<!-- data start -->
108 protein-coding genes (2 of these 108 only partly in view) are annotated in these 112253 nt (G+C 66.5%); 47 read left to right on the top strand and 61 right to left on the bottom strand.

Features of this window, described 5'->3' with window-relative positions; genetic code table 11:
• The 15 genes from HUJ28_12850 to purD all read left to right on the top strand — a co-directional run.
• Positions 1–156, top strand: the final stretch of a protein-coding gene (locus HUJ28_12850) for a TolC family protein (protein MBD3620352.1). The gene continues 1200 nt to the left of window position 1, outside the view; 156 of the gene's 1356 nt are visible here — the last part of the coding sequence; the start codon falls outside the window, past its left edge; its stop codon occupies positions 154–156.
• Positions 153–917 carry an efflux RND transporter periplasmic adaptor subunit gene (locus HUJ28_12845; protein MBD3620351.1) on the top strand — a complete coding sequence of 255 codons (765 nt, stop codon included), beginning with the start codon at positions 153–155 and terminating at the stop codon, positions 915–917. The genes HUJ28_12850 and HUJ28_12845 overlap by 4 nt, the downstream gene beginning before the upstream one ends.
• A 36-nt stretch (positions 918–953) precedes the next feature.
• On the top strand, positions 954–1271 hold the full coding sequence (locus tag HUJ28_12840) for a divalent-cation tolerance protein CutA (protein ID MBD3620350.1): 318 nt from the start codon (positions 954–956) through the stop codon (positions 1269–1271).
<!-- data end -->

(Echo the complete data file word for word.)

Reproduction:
108 protein-coding genes (2 of these 108 only partly in view) are annotated in these 112253 nt (G+C 66.5%); 47 read left to right on the top strand and 61 right to left on the bottom strand.

Features of this window, described 5'->3' with window-relative positions; genetic code table 11:
• The 15 genes from HUJ28_12850 to purD all read left to right on the top strand — a co-directional run.
• Positions 1–156, top strand: the final stretch of a protein-coding gene (locus HUJ28_12850) for a TolC family protein (protein MBD3620352.1). The gene continues 1200 nt to the left of window position 1, outside the view; 156 of the gene's 1356 nt are visible here — the last part of the coding sequence; the start codon falls outside the window, past its left edge; its stop codon occupies positions 154–156.
• Positions 153–917 carry an efflux RND transporter periplasmic adaptor subunit gene (locus HUJ28_12845; protein MBD3620351.1) on the top strand — a complete coding sequence of 255 codons (765 nt, stop codon included), beginning with the start codon at positions 153–155 and terminating at the stop codon, positions 915–917. The genes HUJ28_12850 and HUJ28_12845 overlap by 4 nt, the downstream gene beginning before the upstream one ends.
• A 36-nt stretch (positions 918–953) precedes the next feature.
• On the top strand, positions 954–1271 hold the full coding sequence (locus tag HUJ28_12840) for a divalent-cation tolerance protein CutA (protein ID MBD3620350.1): 318 nt from the start codon (positions 954–956) through the stop codon (positions 1269–1271).